The journey begins today. The New England Patriots begin training camp and in so doing start the long trek towards attempting to defend their Super Bowl championship. Certainly not an easy prospect, but this group of coaches, players and management seems to be a very goal and challenge oriented group. Some national publications may dismiss the Patriots as potential repeat champions just because…you know, it’s like difficult to do so. If we’ve learned anything from the past three years with this team, it’s not to tell them they can’t do something. Lenny Megliola says all eyes are on the Patriots now, a startling turn of events for a franchise that was “Once the whipping boys playing in a dumpy stadium next to a horsemens’ park”. New Englanders have come to count on the Patriots to lift them out of the sports doldrums caused by the Bruins, Celtics, and yes, the Red Sox. The Red Sox will perhaps get a little less attention now, from both the media and the fans, and maybe it will even benefit them for the final two-plus months of the season. Michael Felger says the Patriots hope to learn from and apply the lessons learned during the playoff-less season of 2002 as they attempt to defend their title. Michael Parente looks at the champs back in action and starts another countdown…only 42 days until the Colts come for the regular season opener. Tom Curran provides the list of all lists heading into Training camp. Such topics as “Four good places to watch training camp”, “Five story lines guaranteed to be beaten to a bloody pulp.” and “Five items that will put Belichick in the verbal four-corners.” Ian M Clark previews the defense for the 2004 Patriots. Christopher Price agrees that it’s time to go camping. Michael Gee (subscription only) says that Bill Belichick, a student of history, needs to apply the lessons learned during the 2002 season in order to have a chance to repeat. He concludes:

Belichick made several visits to Fenway this summer. Perhaps they weren't recreational. The coach might've been absorbing a sports truth embodied by the Sox.

The team that denies its history is condemned to repeat it.

Parente has a preview of the Patriots special teams unit, a group headed by new punter Josh Miller. Michael Smith has a look at Russ Hochstein. A “burning” question of my own today…where’s the Globe? I assume they’ll start having Patriots stuff in the paper tomorrow, but other papers have been doing camp and positional previews for some time now, but there have really been nothing, other than an occasional transaction report or Sunday notes section regarding the defending Super Bowl champions in what is supposed to be the biggest and most influential newspaper (and sports section) in the area. Today is just a profile of an offensive lineman? Maybe when Ron Borges gets back from suspension the coverage will increase. Oh wait. That’s right, he’s not suspended. They’ve just chosen to give him almost six weeks off. He’s been writing columns for MSNBC like a madman recently. Some “vacation”. Mike Reiss looks at the three Patriots draft picks still unsigned coming into camp. Curran’s notebook looks at unsigned first round draft pick Benjamin Watson. Felger’s notebook looks at the Patriots signing former Bear James “Big Cat” Williams.

The Red Sox slipped back into their punchless ways last night, making Dave Borkowski, a guy who prior to this year last pitched in the majors in 2001, look like Cy Young. Sean McAdam looks at Borkowski and Javy Lopez (two homers) beating the Sox and putting an end their brief three game winning streak. Bob Hohler looks at Curt Schilling and the Sox falling to the O’s yet again. Michael Silverman says the Sox bats just went silent once again. David Heuschkel says the Red Sox bats were as quiet as could be in the 100th game of the season. David Borges also has a look at Borkowski outdueling Schilling. Gordon Edes says that things are still quiet on the trade front for the Red Sox. Karen Guregian has Pedro saying he’d like Derek Lowe and Nomar to stay with the Red Sox and not be traded. McAdam takes a look at the difficulties the Red Sox are having making anything happen in the trade market. Guregian also has a look at Curt Schilling as he tries to figure out how he lost to Borkowski and the Orioles last night. Silverman’s notebook has David Ortiz pleading for mercy with MLB disciplinarian Bob Watson. Hohler’s notebook also has Ortiz making his case for a reduced suspension. McAdam’s notebook, Heuschkel’s notebook and Borges’ notebook all carry similar themes.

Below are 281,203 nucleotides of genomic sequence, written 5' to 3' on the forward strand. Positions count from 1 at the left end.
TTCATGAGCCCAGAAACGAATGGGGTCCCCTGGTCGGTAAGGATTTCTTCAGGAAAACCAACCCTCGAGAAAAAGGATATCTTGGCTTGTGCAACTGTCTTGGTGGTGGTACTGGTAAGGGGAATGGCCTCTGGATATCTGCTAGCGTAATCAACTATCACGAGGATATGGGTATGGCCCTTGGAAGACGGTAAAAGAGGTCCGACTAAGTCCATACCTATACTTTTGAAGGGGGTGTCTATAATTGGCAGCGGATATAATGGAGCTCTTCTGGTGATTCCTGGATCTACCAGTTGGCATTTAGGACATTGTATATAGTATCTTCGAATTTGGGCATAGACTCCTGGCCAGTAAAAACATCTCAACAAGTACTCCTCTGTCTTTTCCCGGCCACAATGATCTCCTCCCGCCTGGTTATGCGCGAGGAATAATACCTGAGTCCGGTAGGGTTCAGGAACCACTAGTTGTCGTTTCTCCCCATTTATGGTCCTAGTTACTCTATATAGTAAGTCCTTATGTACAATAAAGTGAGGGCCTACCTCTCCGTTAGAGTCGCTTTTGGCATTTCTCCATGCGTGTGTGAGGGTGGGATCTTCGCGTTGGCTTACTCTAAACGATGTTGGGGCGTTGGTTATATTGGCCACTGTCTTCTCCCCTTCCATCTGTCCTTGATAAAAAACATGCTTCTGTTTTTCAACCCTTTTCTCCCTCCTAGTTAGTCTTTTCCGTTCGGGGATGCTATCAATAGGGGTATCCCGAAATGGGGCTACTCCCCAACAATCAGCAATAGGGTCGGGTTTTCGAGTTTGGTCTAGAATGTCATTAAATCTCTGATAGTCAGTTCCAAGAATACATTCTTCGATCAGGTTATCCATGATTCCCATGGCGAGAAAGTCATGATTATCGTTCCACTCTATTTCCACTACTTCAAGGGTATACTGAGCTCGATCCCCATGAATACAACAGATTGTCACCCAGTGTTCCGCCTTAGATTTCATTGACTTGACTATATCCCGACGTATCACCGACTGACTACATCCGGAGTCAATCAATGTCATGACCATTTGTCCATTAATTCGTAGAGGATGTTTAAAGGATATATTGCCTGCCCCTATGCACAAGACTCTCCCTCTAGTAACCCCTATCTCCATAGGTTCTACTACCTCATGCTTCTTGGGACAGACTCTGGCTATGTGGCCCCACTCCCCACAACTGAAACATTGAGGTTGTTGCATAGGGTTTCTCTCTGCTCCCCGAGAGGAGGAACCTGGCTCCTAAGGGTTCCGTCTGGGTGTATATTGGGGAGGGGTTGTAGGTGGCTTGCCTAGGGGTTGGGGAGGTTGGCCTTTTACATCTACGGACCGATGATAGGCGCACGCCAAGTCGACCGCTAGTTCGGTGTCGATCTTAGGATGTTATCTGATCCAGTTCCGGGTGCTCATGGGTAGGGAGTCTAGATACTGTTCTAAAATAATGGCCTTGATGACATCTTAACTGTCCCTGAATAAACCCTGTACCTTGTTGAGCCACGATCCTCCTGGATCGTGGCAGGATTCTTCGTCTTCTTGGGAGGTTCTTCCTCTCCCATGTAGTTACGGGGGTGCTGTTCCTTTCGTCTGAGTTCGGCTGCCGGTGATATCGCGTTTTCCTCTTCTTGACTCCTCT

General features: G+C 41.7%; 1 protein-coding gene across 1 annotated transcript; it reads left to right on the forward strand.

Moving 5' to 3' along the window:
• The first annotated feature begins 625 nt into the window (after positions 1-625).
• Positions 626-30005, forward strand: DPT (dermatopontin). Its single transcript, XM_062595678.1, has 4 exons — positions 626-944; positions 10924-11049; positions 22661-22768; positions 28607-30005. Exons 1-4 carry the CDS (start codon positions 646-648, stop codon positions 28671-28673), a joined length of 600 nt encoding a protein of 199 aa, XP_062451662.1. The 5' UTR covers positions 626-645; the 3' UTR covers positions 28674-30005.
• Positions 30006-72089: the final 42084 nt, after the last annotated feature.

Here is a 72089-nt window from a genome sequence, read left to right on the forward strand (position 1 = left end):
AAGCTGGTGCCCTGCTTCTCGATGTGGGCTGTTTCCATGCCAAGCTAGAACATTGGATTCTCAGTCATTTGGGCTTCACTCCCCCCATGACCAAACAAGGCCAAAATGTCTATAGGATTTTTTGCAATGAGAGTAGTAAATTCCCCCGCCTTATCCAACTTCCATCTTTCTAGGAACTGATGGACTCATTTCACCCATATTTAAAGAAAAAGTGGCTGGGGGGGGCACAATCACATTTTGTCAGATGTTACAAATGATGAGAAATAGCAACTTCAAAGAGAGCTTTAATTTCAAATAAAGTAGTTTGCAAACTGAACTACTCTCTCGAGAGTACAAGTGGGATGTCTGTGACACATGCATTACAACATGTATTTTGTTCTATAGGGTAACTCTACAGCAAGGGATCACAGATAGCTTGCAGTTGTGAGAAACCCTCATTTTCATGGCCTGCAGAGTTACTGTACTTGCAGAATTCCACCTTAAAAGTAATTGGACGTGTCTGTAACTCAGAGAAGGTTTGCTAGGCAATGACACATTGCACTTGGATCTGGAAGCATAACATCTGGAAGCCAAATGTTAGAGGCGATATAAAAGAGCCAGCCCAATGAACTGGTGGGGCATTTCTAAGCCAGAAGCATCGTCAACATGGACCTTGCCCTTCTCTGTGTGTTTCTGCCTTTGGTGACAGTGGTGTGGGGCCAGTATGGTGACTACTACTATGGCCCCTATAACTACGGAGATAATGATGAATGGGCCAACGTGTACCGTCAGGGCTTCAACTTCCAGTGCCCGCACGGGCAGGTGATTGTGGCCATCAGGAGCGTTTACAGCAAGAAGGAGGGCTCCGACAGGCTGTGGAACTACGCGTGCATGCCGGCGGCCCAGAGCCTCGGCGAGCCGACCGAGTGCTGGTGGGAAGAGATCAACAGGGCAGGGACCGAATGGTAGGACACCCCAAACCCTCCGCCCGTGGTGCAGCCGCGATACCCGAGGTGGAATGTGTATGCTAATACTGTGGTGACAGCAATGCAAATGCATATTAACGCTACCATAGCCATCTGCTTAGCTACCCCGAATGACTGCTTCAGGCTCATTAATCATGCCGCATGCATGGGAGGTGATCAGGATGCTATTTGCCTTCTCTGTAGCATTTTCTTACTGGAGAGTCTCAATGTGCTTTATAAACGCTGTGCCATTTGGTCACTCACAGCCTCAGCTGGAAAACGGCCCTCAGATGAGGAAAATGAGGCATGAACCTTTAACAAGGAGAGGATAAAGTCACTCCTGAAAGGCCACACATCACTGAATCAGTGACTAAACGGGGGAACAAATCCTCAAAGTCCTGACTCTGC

Steve Conroy looks at the Bruins signing Tom Fitzgerald to a two year deal.

Howard Bryant (subscription only) says that athletes should be free to walk away from the sport they play at any time. He’s of course talking about Ricky Williams, who walked away from the Dolphins last week. Bryant cites Scott Brosius, who retired after the Sept. 11th terrorist attacks, (finishing out the season) and Robert Smith of the Vikings as a couple who walked away from the high paying world of pro sports to do other things. He says Williams shouldn’t be treated as a freak for walking away from the game to do other things. That of course is based on the assumption that Williams really is walking away because he no longer wants to play or wants to pursue other interests. More and more rumors abound (some even from quotes from Williams himself) that Williams had forgotten to take a masking agent and was facing a suspension from the league for marijuana use. Buddy Thomas suggests that Williams is running away from a personal problem.

With the Red Sox on an off night, there isn’t much on TV tonight for sports. FSN will have Scott Zolak in at 6:30 and Tom Curran at 10:00 to talk about the opening of Patriots camp. With no Antowain Smith around to fail the conditioning run, what are they going to talk about?

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